Gamliel has seized on its findings, and said last month that Israel would take “all measures to guarantee them [Israeli researchers] equal treatment in the international scientific community”.

Israeli media last month warned that the country’s academics were facing an “unprecedented” global boycott, with conference invitations cancelled, overseas lectures disrupted, and scientific articles rejected for political reasons. 

Since the Israeli assessment in mid-April, even more European universities have announced they will end or at least review links to Israel following the Gaza war, raising question marks over the future of multiple ongoing Horizon Europe projects.

Critics of Israel’s conduct in Gaza received a boost this week after the International Criminal Court’s prosecutor, Karim Khan, applied for arrest warrants for Israel’s president Benjamin Netanyahu, for war crimes including starving civilians. Also accused are Yoav Gallant, Israel’s defence minister, and Hamas leaders.

The Boycott, Divestment and Sanctions (BDS) campaign, which has long campaigned on European campuses for universities to cut ties with Israel said this week that “in nearly 20 years of campaigning, never have we seen so many gains in such a short period of time”.

Spain appears to have taken a lead in severing ties. The Conference of Rectors of Spanish Universities (Crue) earlier this month said it would review whether it should suspend collaboration agreements with Israeli universities and research centres that have “not expressed a firm commitment to peace and compliance with international humanitarian law.” Crue did not clarify how it would measure this commitment.

“Of course we mourn the tragedy unfolding on both sides of the Gaza border,” said Barak-Corren. But she argued that Israeli universities have been preoccupied with kidnapped, killed, injured, and called-up students and faculty, plus a months-long delay to the start of term due to the October 7 attacks, meaning they had not been focused on broader declarations about the war.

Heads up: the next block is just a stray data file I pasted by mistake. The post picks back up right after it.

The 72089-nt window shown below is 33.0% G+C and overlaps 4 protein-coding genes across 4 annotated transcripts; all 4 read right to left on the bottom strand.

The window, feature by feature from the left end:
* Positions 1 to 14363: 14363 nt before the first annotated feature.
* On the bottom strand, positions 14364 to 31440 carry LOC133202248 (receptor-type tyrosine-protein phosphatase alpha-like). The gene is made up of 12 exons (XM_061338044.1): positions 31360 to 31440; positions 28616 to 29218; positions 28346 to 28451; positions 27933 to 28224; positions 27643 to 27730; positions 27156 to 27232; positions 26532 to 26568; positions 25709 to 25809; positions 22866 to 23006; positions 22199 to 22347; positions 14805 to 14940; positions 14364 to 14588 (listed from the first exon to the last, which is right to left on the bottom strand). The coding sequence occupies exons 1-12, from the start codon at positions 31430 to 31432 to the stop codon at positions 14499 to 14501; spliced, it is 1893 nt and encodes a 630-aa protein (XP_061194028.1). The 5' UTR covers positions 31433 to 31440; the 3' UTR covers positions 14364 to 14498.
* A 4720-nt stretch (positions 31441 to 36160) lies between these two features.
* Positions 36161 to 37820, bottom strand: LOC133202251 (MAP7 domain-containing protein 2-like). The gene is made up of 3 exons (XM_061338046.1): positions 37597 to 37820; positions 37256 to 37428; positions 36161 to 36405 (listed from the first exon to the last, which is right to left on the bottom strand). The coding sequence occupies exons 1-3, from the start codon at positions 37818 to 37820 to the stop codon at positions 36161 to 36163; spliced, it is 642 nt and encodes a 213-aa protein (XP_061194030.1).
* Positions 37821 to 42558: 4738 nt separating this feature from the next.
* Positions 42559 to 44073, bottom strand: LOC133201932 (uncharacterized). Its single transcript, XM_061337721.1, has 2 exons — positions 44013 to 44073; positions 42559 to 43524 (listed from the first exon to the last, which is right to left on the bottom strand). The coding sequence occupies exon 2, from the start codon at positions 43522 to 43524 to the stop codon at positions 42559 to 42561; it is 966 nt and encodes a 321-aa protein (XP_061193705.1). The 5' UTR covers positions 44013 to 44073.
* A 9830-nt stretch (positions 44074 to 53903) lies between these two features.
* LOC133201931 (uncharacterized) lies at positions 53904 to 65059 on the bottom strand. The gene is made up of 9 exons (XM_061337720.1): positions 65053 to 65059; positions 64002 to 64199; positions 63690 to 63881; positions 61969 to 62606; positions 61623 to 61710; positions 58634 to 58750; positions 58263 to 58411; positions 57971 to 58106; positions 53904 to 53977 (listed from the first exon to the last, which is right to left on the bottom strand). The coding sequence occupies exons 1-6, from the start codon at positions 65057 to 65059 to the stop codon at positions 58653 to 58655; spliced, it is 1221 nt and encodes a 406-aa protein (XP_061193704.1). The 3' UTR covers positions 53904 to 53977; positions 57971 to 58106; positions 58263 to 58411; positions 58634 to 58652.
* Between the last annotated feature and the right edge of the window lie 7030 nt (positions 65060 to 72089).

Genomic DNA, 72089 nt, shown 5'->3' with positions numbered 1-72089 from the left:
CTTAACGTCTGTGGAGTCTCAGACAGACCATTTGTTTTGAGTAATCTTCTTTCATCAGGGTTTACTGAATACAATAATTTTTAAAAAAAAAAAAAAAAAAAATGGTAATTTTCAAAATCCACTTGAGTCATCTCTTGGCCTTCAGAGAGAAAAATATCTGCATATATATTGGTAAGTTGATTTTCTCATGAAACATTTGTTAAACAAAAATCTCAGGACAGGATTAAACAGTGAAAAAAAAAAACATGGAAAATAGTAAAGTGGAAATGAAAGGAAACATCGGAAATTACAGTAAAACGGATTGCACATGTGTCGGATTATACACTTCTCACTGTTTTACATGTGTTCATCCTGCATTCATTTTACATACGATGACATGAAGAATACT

In Ireland, following student protests, Trinity College Dublin earlier this month agreed to divest from Israeli companies active in occupied Palestinian territory that appear on a United Nations blacklist. A taskforce has also been set up to look at divestment from other Israeli companies, and review student exchanges with Israel.

In Slovenia, the University of Ljubljana yesterday concluded that it would check future potential Israeli Horizon Europe partners for connections to the military, or whether they support “violence”. 

In the Netherlands, Leiden University last week said it would not admit student exchange students from the Hebrew University of Jerusalem and Tel Aviv University until after an evaluation. Committees will also be set up to review existing and new research collaborations with Israel.

In Belgium, Ghent University has said it would cut ties with three Israeli research organisations it concluded were “very problematic” due to links to the military and Israeli government ministries.

In Norway, OsloMet University was one of the first institutions to take action, deciding in February it would stop entering into “general cooperation agreements with Israeli universities” and putting an existing agreement with the University of Haifa on hold. Also in February, the University of South-Eastern Norway ended agreements with Haifa and Hadassah Academic College in Jerusalem, although stressed it was not stopping individual collaboration with Israel.